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Invasive Insect Profile: Gold Spotted Oak Borer & Shot Hole Borer

Invasive Insect Profile: Gold Spotted Oak Borer & Shot Hole Borer

One thing that Irvine Ranch Conservancy is working to control to keep native habitats thriving on the Irvine Ranch Natural Landmarks are invasive species, both plants and insects. The Gold Spotted Oak Borer (GSOB) and the Shot Hole Borer (SHB) are two invasive beetle species that are found in Southern California and threaten Orange County native environments. 

While these two species share some similarities, they also have distinct differences that make them unique. Understanding these invasive insects can help with managing their population on the Landmarks.

Similarities:

  • Tree Infestation: The GSOB and the SHB are invasive beetles that infest trees, causing significant damage to their hosts.
  • Boring Behavior: Both insects make tunnels or holes within tree trunks and branches to lay eggs and take care of their larva. This critically impacts the health of infested trees.
  • Tree Species Preference: Both bugs go after different types of oak trees, however, the GSOB mainly attacks red oak trees, while the SHB has been seen on many different types of trees like avocado, box elder and sycamore.

 

Differences:

  • Native Origin: While both pests are currently found in Orange County, the GSOB comes from Southeastern Arizona, while the SHB comes from Southeast Asia.
  • Visual Identification: The GSOB is larger, about 1.25 cm long, and has gold spots on its black wings. The SHB is smaller, about 2mm, and has a reddish-brown or black-colored body that’s shaped like a cylinder.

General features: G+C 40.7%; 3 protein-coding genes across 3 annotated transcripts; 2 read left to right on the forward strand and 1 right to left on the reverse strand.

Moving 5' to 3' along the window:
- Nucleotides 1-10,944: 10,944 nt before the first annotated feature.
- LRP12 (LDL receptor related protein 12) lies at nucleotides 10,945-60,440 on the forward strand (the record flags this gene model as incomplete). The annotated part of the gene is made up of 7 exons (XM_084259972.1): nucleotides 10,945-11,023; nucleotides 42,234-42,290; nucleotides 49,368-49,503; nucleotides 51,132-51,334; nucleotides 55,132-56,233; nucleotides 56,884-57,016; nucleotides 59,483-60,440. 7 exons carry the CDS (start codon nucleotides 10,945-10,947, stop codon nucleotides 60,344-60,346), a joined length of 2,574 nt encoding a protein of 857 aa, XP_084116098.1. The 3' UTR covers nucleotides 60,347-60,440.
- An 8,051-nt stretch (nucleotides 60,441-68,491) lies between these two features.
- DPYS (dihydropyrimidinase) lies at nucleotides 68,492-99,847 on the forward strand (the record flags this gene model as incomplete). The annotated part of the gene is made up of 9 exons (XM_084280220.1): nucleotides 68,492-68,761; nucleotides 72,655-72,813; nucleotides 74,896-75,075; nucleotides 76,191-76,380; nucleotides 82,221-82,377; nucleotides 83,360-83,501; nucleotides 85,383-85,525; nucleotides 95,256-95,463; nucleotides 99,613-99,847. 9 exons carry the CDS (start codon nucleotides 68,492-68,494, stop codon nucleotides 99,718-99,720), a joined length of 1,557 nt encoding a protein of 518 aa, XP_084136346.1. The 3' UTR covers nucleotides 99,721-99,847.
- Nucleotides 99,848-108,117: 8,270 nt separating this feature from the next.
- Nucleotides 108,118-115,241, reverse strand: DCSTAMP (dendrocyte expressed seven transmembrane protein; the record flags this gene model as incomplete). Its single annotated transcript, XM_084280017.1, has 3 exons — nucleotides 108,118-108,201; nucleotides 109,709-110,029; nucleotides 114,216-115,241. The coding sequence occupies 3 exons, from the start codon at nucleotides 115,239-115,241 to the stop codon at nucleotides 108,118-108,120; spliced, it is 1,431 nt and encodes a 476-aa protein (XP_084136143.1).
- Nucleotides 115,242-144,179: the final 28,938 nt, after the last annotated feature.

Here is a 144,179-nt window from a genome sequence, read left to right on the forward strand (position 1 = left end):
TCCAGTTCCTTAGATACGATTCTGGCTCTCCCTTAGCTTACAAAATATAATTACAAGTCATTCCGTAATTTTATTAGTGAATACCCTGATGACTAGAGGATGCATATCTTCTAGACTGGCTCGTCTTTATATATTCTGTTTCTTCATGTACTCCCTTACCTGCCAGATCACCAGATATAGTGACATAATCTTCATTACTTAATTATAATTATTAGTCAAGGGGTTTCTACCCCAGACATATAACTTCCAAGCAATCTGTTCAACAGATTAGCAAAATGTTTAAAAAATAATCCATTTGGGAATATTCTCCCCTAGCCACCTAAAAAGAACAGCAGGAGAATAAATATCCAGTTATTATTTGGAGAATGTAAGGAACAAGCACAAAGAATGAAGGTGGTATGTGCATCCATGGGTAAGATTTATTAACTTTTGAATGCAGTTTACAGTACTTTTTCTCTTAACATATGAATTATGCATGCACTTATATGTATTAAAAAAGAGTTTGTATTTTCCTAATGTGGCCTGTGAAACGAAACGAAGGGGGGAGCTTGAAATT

• Known Damage: The GSOB damages trees by boring tunnels or holes and feeding larvae which can lead to canopy dieback and tree death. The SHB attacks trees by injecting a fungus into the tree which causes a disease called Fusarium dieback. This disease disrupts the tree’s veins and can cause other problems.
  • Control and Management: Since both pests have different life cycles and behaviors, people must develop different strategies for managing them. Local experts and authorities must work together to stop the spread of the beetle and minimize damage.

While IRC monitors and helps to prevent the further spread of these invasive insects, Orange County residents can also help play a role. With the recent weather, you might be looking to cozy up next to a fire. However, if you don’t ensure that the firewood is local to the environment which it was sourced, it can contribute negatively to the spread of invasive insects. GSOB, SHB and other invasive insects are often introduced to new areas via firewood. IRC wants to remind residents to buy it where you burn it.”

IRC staff survey oak trees for GSOB entry/exit holes.
IRC staff survey oak trees for GSOB entry/exit holes.